The examiner, when percussing for organomegaly, percusses in a particular manner:
- percuss the liver from the right iliac region to right hypochondrium
- percuss for the spleen from the right iliac region to the right hypochondrium and the left iliac to the left hypochondrium.
Examination of the spleen
Other & Special Maneuvers
- Examination of pelvic lymph nodes
- Digital rectal exam - Abdominal examination is not complete without a digital rectal exam.
- Pelvic examination only if clinically indicated.
Special manevures may also be performed, to elicit signs of specific diseases. These include
- Gallbladder: Murphy's sign
- Appendicitis or peritonitis:
- Psoas sign - pain when tensing the psoas muscle
- Obturator sign - pain when tensing the obturator muscle
- Rovsing's sign - pain in the right iliac fossa on palpation of the left side of the abdomen
- Carnett's sign - pain when tensing the abdominal wall muscles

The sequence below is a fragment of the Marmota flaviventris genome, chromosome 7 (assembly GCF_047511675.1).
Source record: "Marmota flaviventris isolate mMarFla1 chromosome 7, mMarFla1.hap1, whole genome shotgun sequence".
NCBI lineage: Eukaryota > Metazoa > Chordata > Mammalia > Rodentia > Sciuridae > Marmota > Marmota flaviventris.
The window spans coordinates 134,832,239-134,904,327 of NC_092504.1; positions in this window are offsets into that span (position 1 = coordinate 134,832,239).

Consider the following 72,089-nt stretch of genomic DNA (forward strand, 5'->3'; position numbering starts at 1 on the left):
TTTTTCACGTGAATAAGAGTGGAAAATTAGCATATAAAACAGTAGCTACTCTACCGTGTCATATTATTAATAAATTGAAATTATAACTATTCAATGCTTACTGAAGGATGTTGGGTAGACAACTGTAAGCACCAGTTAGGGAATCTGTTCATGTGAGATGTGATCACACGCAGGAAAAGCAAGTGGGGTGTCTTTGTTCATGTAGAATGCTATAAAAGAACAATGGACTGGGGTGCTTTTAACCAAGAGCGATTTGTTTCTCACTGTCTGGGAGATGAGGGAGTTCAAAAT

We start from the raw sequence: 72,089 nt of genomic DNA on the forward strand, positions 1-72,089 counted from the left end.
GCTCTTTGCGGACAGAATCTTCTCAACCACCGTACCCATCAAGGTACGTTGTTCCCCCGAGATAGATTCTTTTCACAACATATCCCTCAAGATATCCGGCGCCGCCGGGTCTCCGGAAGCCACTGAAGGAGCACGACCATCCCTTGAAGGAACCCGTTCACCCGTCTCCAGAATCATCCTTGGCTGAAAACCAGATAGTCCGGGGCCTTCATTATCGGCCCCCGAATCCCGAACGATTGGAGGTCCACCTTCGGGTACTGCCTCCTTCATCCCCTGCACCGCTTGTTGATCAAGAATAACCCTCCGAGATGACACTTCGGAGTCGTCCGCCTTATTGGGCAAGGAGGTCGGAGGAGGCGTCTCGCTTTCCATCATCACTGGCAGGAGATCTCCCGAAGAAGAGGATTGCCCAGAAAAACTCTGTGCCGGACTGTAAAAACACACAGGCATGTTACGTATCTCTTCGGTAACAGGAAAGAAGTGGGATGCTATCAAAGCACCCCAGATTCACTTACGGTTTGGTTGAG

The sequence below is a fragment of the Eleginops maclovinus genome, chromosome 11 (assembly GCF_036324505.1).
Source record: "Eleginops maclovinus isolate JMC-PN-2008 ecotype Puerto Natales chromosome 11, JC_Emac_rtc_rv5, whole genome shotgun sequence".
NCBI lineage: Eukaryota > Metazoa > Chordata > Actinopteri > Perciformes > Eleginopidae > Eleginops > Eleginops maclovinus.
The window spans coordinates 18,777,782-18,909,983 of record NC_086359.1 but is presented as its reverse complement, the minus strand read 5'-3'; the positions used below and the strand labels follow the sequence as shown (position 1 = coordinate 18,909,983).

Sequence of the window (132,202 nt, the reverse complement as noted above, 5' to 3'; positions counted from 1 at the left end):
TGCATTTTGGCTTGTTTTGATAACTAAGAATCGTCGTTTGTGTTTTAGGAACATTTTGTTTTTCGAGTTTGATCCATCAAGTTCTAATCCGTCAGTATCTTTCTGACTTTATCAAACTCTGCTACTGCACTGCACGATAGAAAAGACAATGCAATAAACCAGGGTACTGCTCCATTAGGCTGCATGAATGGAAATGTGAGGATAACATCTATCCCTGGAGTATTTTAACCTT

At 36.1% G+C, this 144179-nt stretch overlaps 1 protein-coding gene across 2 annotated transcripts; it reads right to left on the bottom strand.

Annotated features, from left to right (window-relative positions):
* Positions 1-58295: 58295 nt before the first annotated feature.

- Patafio's sign - pain when the patient is asked to cough whilst tensing the psoas muscle
- Cough test - pain when the patient is asked to cough
- Suspected Pyelonephritis: Murphy's punch sign
- Hepatomegaly: Liver scratch test
- Ascites: bulging flanks, fluid wave test, shifting dullness
- Manterola C, Astudillo P, Losada H, Pineda V, Sanhueza A, Vial M (2007). Manterola, Carlos, ed. "Analgesia in patients with acute abdominal pain". Cochrane database of systematic reviews (Online) (3): CD005660. doi:10.1002/14651858.CD005660.pub2. PMID 17636812.
- Ranji SR, Goldman LE, Simel DL, Shojania KG (2006). "Do opiates affect the clinical evaluation of patients with acute abdominal pain?". JAMA 296 (14): 1764–74. doi:10.1001/jama.296.14.1764. PMID 17032990.
- MD, Lynn B. Bates' Guide to Physical Examination and History-Taking, 11th Edition. Lippincott Williams & Wilkins, 11/2012.
- Abdominal exam - a practical guide to clinical medicine from the University of California, San Diego.